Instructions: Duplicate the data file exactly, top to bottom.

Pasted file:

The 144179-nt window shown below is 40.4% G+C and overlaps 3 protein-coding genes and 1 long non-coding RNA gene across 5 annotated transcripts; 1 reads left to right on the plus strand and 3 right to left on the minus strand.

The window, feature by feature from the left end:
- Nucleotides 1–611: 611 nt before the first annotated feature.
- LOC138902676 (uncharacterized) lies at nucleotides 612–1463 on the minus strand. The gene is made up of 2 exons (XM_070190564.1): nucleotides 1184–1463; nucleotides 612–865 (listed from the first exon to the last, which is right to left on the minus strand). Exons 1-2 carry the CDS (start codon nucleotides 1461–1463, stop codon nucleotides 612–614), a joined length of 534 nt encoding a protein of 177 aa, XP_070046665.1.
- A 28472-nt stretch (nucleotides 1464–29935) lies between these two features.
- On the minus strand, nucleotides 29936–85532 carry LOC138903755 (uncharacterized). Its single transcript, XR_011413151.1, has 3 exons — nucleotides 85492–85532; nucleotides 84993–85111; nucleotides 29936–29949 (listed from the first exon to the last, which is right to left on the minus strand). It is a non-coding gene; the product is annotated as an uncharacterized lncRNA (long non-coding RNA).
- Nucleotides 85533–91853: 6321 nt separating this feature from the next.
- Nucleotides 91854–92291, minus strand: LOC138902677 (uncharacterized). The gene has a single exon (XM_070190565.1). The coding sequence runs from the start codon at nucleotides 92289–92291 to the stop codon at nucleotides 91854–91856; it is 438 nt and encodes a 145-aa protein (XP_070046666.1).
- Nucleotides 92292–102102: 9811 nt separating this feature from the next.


The 144179-nt window shown below is 40.4% G+C and overlaps 3 protein-coding genes and 1 long non-coding RNA gene across 5 annotated transcripts; 1 reads left to right on the plus strand and 3 right to left on the minus strand.

The window, feature by feature from the left end:
- Nucleotides 1–611: 611 nt before the first annotated feature.
- LOC138902676 (uncharacterized) lies at nucleotides 612–1463 on the minus strand. The gene is made up of 2 exons (XM_070190564.1): nucleotides 1184–1463; nucleotides 612–865 (listed from the first exon to the last, which is right to left on the minus strand). Exons 1-2 carry the CDS (start codon nucleotides 1461–1463, stop codon nucleotides 612–614), a joined length of 534 nt encoding a protein of 177 aa, XP_070046665.1.
- A 28472-nt stretch (nucleotides 1464–29935) lies between these two features.
- On the minus strand, nucleotides 29936–85532 carry LOC138903755 (uncharacterized). Its single transcript, XR_011413151.1, has 3 exons — nucleotides 85492–85532; nucleotides 84993–85111; nucleotides 29936–29949 (listed from the first exon to the last, which is right to left on the minus strand). It is a non-coding gene; the product is annotated as an uncharacterized lncRNA (long non-coding RNA).
- Nucleotides 85533–91853: 6321 nt separating this feature from the next.
- Nucleotides 91854–92291, minus strand: LOC138902677 (uncharacterized). The gene has a single exon (XM_070190565.1). The coding sequence runs from the start codon at nucleotides 92289–92291 to the stop codon at nucleotides 91854–91856; it is 438 nt and encodes a 145-aa protein (XP_070046666.1).
- Nucleotides 92292–102102: 9811 nt separating this feature from the next.